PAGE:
How Sanjay Leela Bhansali transformed his epic filmmaking style to make ‘Gangubai Kathiawadi’ – Screen International | Episode Movies

Acclaimed Indian filmmaker Sanjay Leela Bhansali conjured up a fake that failed on set, toned down his signature lavish filmmaking style and revisited a childhood memory in the service of salting Gangubai Kathiawadi to the screen.

Known for historical epics such as Padmaavat (2018), Bajirao Mastani (2015), supported by Sony Sahara Desert (2007) and Devdas (2002), which screened in Cannes, this time Bhansali has used a crime drama to tell the true story of how a young girl, forced into prostitution, struggles against personal and public pressure to marry the madame of a notorious brothel in to become India.

Gangubai Kathiawadi shows her campaigning for prostitute rights and helping the legions of impoverished women in her community.

The Hindi film is loosely based on the life of Ganga Jagjivandas Kathiawadi, commonly known as Gangubai as documented in S. Hussain Zaidi’s book Mafia Queens of Mumbai.

“I started this film in my mind in 2012. I read the book and bought the rights,” says Bhansali. “But then I thought, ‘My mind isn’t ready to make this film yet.'”

After three more films were made – RamLeela, Bajirao Mastani and laal ishq – he realized he wanted to completely change the style and scale of his previous approach to filmmaking to do justice to the story of Gangubai Kathiawadi.

“I’ve always wanted embellishments and curtains and cushions and architecture and rich costumes, but with strong dialogue,” explains Bhansali. “To the Gangubai Kathiawadi, Everything was taken away from me. It was new territory, adventure territory for me and I was alert from start to finish.”

The filmmaker had long been drawn to Gungubai’s story; he had also grown up in Mumbai, near Gungubai and their brothel. “For 30 years of my life I lived in an alleyway next to Gungubai,” explains Bhansali. “I knew the ambiance, the vibe, the people, the kind of faces and the different stories they had. I want people to experience this perspective of a schoolboy walking down this alley, my memories of the watercolor impressionism of this alley.”

With Indian-British Bollywood superstar Alia Bhatt on board to star in key roles along with Ajay Devgn, Shantanu Maheshwari, Vijay Raaz, Indira Tiwari, Seema Pahwa and Varun Kapoor, Bhansali began filming in 2019 before staying for longer Time closed due to Covid-19 pandemic and restarting at the end of 2020.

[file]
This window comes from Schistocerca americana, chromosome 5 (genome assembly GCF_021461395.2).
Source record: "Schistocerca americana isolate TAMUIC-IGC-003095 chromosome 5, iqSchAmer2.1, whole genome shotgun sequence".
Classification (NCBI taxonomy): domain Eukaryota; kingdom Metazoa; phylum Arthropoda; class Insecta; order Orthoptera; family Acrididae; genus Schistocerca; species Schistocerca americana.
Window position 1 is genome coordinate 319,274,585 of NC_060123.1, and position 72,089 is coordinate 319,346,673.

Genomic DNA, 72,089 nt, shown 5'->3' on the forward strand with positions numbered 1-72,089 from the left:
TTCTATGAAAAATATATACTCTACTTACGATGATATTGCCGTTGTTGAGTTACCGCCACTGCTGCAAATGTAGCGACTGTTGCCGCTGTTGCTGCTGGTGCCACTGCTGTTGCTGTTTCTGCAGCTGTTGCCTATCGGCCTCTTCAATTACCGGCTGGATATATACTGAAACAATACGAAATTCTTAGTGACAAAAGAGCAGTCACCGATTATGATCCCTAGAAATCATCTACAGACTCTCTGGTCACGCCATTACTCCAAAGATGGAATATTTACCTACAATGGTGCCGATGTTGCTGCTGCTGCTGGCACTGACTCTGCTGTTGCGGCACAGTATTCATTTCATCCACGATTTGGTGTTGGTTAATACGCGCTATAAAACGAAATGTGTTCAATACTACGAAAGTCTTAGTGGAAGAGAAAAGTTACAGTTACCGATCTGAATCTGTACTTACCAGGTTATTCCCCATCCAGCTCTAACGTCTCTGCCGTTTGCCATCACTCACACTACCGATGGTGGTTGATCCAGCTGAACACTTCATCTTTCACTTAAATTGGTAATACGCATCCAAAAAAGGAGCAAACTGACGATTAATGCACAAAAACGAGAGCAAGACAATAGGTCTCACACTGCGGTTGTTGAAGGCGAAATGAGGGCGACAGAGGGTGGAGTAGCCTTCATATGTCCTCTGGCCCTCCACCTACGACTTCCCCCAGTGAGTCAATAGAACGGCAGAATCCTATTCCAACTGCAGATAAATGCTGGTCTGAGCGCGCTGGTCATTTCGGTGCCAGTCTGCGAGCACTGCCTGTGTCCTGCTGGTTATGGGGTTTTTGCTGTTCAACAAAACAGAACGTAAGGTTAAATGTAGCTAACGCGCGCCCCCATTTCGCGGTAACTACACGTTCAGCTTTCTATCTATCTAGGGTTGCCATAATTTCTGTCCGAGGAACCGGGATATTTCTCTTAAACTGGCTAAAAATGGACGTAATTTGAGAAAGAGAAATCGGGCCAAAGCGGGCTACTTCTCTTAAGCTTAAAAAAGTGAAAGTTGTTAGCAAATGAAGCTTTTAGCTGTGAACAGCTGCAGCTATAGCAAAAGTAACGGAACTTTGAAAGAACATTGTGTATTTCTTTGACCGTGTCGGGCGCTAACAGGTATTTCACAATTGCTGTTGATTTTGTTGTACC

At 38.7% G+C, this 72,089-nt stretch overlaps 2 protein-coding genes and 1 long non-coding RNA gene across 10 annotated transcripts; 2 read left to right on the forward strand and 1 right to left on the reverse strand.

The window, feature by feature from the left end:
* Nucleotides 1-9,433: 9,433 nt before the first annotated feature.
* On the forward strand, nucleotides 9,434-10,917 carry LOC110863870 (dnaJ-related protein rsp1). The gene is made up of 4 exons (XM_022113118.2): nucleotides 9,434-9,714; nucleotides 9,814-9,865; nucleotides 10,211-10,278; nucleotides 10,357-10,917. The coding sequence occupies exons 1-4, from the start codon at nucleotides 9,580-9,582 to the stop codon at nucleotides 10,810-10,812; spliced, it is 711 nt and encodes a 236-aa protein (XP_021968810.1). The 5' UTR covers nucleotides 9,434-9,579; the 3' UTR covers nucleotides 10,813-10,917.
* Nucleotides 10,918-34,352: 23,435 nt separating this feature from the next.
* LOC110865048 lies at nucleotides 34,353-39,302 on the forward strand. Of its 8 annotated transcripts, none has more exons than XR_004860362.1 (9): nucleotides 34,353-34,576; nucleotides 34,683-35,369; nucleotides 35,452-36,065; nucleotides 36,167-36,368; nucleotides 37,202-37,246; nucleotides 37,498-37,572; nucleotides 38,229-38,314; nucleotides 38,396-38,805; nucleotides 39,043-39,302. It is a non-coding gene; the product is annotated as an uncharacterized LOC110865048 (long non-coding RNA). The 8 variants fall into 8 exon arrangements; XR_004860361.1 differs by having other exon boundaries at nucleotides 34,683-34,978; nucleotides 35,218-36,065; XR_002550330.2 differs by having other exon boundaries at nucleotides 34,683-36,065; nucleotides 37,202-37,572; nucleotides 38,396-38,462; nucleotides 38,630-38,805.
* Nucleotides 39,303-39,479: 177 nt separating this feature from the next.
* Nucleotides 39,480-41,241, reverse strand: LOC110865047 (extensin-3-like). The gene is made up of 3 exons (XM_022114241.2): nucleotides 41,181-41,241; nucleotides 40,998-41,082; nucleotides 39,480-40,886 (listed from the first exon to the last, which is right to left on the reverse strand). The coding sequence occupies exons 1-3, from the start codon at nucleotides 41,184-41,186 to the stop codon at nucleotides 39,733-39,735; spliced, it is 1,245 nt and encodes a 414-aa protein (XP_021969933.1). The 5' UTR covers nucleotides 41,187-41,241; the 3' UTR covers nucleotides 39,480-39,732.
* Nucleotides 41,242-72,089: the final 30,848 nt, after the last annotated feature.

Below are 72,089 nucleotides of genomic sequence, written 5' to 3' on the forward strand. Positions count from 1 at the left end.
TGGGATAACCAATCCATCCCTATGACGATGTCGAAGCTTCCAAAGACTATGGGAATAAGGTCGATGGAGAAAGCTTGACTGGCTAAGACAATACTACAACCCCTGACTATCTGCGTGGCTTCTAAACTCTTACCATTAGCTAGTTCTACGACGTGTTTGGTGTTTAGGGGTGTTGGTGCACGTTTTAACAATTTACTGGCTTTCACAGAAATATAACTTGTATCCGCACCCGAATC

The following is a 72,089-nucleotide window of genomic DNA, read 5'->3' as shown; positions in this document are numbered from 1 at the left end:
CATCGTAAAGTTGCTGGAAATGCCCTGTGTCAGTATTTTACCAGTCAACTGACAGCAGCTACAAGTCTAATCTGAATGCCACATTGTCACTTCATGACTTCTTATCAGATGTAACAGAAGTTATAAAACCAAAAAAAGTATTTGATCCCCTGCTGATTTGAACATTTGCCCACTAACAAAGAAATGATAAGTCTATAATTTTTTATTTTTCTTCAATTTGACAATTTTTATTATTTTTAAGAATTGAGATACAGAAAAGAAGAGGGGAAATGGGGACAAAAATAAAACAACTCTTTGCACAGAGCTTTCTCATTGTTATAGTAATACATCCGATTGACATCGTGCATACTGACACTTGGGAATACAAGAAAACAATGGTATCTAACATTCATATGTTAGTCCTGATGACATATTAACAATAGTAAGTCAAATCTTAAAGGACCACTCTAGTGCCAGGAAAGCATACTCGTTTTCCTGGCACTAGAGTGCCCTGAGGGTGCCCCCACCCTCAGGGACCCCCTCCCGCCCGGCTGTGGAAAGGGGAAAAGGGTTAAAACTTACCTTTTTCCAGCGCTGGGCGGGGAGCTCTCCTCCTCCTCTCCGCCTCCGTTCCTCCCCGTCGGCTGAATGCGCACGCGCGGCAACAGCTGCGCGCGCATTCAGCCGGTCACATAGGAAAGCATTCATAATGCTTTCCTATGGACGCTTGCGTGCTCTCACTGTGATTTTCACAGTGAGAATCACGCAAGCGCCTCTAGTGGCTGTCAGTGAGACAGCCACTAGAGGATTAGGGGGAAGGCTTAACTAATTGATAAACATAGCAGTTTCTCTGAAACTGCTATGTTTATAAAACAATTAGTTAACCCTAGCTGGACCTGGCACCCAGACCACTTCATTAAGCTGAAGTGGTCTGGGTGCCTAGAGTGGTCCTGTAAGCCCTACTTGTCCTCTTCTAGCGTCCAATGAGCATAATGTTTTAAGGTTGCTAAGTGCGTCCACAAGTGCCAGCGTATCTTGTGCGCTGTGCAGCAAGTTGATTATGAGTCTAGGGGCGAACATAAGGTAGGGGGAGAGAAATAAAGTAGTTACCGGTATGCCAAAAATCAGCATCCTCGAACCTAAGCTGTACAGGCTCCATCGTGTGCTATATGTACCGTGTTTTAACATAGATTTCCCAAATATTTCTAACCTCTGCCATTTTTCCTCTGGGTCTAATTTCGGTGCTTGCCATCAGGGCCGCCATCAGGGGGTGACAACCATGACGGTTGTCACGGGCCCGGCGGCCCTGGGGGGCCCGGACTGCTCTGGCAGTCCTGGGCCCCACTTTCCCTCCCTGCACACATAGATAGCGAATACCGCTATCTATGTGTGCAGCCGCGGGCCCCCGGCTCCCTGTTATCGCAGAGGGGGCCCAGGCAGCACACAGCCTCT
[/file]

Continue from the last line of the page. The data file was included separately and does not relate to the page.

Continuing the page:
Sanjay Leela Bhansali

Casting Indo-British actor Bhatt as Gungubai was an easy decision: Bhansali had met her when she was just nine for another project that didn’t work out and kept in touch. His memory of the actor’s piercing eyes who “spoke without words” stuck with him and she was at the top of his wish list.

Working with Bhatt was fun. “She is very good at her craft, but doesn’t show her craft to the audience. It’s all heart,” says Bhansali. “Performers like her cut right through to reach people.”

The film contains countless set pieces, including dances and songs from Indian films.

Production took place in a large studio in Mumbai’s Film City, where Bhansali and his team built Kamathipura, Mumbai’s downtown red-light district. “We recreated the alleys and houses because it was impossible to shoot with a star like Alia [Bhatt] in a real place,” explains Bhansali. “We were on a 125 day schedule, so a large set was more convenient and practical.

“We didn’t do too many readings or rehearsals because I don’t like rehearsals,” reveals the director. “I feel like if I relive that moment too many times in the office, with too much precision in reading, you lose spontaneity on set.”

One of the most challenging scenes was when Bhatt’s character, Gungubai, calls her mother after many years. The operator keeps interrupting the tense and emotional exchange. Bhansali realized he had to take the scene – and the people around it – back immediately and evoke a specific reaction from his star.

“[Bhatt] didn’t get into the zone,” recalls Bhansali. “I suddenly looked at her staff, her makeup artist, her hairdresser and yelled at her. I pretended they were laughing at me while I tutored Alia. I wanted a reason to just scream and make her (Batt) angry.”

It worked. Bhatt delivered the emotionally charged and pivotal scene in Gungubai’s story perfectly. With the scene in the can, Bhansali explained to his relieved star that he actually dreamed up the spit to rouse the anger-driven energy at the moment that was demanded.

Gangubai Kathiawadi debuted at the Berlinale 2022 and, after a successful theatrical release, has become the world’s most watched Indian title on Netflix. Gangubai Kathiawadi is supported by the director’s Bhansali Productions along with Mumbai’s Pen India.

Bhansali describes the film as “my most intimate, personal work. There’s an inherent violence, emotional violence in the scenes, a constant sense of insecurity,” he says. “I had to constantly pay attention to those little elements and change my style of filmmaking. It’s different from the other films I’ve done.”

“There are so many unsung heroes in life. Gangubai’s story needs to be told.”

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